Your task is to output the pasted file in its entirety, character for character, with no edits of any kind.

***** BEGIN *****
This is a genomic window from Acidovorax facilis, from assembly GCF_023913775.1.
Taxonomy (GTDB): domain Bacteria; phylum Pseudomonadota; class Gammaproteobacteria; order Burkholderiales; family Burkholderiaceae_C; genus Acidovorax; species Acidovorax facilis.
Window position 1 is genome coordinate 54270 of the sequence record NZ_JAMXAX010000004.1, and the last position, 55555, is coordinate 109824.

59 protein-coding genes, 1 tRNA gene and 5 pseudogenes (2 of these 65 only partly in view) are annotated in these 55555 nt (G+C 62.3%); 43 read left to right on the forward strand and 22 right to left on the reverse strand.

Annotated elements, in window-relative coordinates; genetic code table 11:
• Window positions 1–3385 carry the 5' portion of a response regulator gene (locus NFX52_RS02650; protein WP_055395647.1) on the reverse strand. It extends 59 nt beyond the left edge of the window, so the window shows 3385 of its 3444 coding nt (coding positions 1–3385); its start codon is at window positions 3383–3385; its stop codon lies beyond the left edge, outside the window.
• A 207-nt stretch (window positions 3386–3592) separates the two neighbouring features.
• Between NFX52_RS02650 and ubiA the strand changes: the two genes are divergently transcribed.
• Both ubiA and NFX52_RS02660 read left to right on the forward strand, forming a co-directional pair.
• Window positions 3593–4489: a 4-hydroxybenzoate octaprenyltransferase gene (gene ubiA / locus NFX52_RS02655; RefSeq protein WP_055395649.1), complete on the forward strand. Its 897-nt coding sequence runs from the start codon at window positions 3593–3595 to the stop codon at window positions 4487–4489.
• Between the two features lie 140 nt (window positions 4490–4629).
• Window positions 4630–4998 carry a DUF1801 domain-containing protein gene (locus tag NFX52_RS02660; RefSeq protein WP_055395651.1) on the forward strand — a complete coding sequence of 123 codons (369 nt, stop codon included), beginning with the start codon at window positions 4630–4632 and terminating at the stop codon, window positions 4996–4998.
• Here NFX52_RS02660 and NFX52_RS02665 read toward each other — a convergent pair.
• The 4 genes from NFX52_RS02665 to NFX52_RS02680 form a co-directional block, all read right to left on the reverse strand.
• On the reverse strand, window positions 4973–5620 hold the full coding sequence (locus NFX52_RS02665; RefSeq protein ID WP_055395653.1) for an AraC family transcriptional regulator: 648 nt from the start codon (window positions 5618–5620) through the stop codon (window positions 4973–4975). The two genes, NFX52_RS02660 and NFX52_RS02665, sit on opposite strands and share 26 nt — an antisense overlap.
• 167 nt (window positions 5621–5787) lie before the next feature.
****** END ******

This is a genomic window from Acidovorax facilis, from assembly GCF_023913775.1.
Taxonomy (GTDB): domain Bacteria; phylum Pseudomonadota; class Gammaproteobacteria; order Burkholderiales; family Burkholderiaceae_C; genus Acidovorax; species Acidovorax facilis.
Window position 1 is genome coordinate 54270 of the sequence record NZ_JAMXAX010000004.1, and the last position, 55555, is coordinate 109824.

59 protein-coding genes, 1 tRNA gene and 5 pseudogenes (2 of these 65 only partly in view) are annotated in these 55555 nt (G+C 62.3%); 43 read left to right on the forward strand and 22 right to left on the reverse strand.

Annotated elements, in window-relative coordinates; genetic code table 11:
• Window positions 1–3385 carry the 5' portion of a response regulator gene (locus NFX52_RS02650; protein WP_055395647.1) on the reverse strand. It extends 59 nt beyond the left edge of the window, so the window shows 3385 of its 3444 coding nt (coding positions 1–3385); its start codon is at window positions 3383–3385; its stop codon lies beyond the left edge, outside the window.
• A 207-nt stretch (window positions 3386–3592) separates the two neighbouring features.
• Between NFX52_RS02650 and ubiA the strand changes: the two genes are divergently transcribed.
• Both ubiA and NFX52_RS02660 read left to right on the forward strand, forming a co-directional pair.
• Window positions 3593–4489: a 4-hydroxybenzoate octaprenyltransferase gene (gene ubiA / locus NFX52_RS02655; RefSeq protein WP_055395649.1), complete on the forward strand. Its 897-nt coding sequence runs from the start codon at window positions 3593–3595 to the stop codon at window positions 4487–4489.
• Between the two features lie 140 nt (window positions 4490–4629).
• Window positions 4630–4998 carry a DUF1801 domain-containing protein gene (locus tag NFX52_RS02660; RefSeq protein WP_055395651.1) on the forward strand — a complete coding sequence of 123 codons (369 nt, stop codon included), beginning with the start codon at window positions 4630–4632 and terminating at the stop codon, window positions 4996–4998.
• Here NFX52_RS02660 and NFX52_RS02665 read toward each other — a convergent pair.
• The 4 genes from NFX52_RS02665 to NFX52_RS02680 form a co-directional block, all read right to left on the reverse strand.
• On the reverse strand, window positions 4973–5620 hold the full coding sequence (locus NFX52_RS02665; RefSeq protein ID WP_055395653.1) for an AraC family transcriptional regulator: 648 nt from the start codon (window positions 5618–5620) through the stop codon (window positions 4973–4975). The two genes, NFX52_RS02660 and NFX52_RS02665, sit on opposite strands and share 26 nt — an antisense overlap.
• 167 nt (window positions 5621–5787) lie before the next feature.